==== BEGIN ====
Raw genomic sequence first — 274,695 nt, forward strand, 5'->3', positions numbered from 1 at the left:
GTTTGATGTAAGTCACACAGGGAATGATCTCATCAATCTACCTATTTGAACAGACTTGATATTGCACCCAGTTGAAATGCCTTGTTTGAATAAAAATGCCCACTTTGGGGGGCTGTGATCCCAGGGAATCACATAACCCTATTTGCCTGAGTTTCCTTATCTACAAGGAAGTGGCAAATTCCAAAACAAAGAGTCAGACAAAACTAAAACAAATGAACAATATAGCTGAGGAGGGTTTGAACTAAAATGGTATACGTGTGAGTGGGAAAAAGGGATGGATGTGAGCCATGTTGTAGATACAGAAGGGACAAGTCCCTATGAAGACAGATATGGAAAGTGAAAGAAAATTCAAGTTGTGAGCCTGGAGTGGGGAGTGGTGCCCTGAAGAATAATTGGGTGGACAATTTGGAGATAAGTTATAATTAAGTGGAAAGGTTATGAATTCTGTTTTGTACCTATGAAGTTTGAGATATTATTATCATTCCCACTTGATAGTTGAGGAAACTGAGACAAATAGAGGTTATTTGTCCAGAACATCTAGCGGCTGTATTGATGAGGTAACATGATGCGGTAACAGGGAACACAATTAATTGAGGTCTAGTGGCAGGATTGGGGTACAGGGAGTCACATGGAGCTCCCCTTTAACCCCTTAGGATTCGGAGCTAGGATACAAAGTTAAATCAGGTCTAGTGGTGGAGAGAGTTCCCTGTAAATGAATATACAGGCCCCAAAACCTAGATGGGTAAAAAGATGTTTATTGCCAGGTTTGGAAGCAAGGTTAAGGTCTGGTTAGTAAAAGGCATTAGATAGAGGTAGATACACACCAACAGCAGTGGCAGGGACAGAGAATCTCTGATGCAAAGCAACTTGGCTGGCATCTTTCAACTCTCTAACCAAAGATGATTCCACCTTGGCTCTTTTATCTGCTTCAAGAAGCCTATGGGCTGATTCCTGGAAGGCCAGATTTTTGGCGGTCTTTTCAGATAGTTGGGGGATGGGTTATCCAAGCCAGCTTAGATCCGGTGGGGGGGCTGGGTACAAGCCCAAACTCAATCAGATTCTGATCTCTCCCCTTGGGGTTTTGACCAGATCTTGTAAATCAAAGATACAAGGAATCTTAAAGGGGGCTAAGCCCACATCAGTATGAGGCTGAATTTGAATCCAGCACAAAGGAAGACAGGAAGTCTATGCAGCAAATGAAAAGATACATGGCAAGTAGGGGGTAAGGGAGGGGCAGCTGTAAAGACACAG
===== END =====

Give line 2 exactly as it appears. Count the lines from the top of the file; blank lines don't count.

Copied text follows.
GTTTGATGTAAGTCACACAGGGAATGATCTCATCAATCTACCTATTTGAACAGACTTGATATTGCACCCAGTTGAAATGCCTTGTTTGAATAAAAATGCCCACTTTGGGGGGCTGTGATCCCAGGGAATCACATAACCCTATTTGCCTGAGTTTCCTTATCTACAAGGAAGTGGCAAATTCCAAAACAAAGAGTCAGACAAAACTAAAACAAATGAACAATATAGCTGAGGAGGGTTTGAACTAAAATGGTATACGTGTGAGTGGGAAAAAGGGATGGATGTGAGCCATGTTGTAGATACAGAAGGGACAAGTCCCTATGAAGACAGATATGGAAAGTGAAAGAAAATTCAAGTTGTGAGCCTGGAGTGGGGAGTGGTGCCCTGAAGAATAATTGGGTGGACAATTTGGAGATAAGTTATAATTAAGTGGAAAGGTTATGAATTCTGTTTTGTACCTATGAAGTTTGAGATATTATTATCATTCCCACTTGATAGTTGAGGAAACTGAGACAAATAGAGGTTATTTGTCCAGAACATCTAGCGGCTGTATTGATGAGGTAACATGATGCGGTAACAGGGAACACAATTAATTGAGGTCTAGTGGCAGGATTGGGGTACAGGGAGTCACATGGAGCTCCCCTTTAACCCCTTAGGATTCGGAGCTAGGATACAAAGTTAAATCAGGTCTAGTGGTGGAGAGAGTTCCCTGTAAATGAATATACAGGCCCCAAAACCTAGATGGGTAAAAAGATGTTTATTGCCAGGTTTGGAAGCAAGGTTAAGGTCTGGTTAGTAAAAGGCATTAGATAGAGGTAGATACACACCAACAGCAGTGGCAGGGACAGAGAATCTCTGATGCAAAGCAACTTGGCTGGCATCTTTCAACTCTCTAACCAAAGATGATTCCACCTTGGCTCTTTTATCTGCTTCAAGAAGCCTATGGGCTGATTCCTGGAAGGCCAGATTTTTGGCGGTCTTTTCAGATAGTTGGGGGATGGGTTATCCAAGCCAGCTTAGATCCGGTGGGGGGGCTGGGTACAAGCCCAAACTCAATCAGATTCTGATCTCTCCCCTTGGGGTTTTGACCAGATCTTGTAAATCAAAGATACAAGGAATCTTAAAGGGGGCTAAGCCCACATCAGTATGAGGCTGAATTTGAATCCAGCACAAAGGAAGACAGGAAGTCTATGCAGCAAATGAAAAGATACATGGCAAGTAGGGGGTAAGGGAGGGGCAGCTGTAAAGACACAG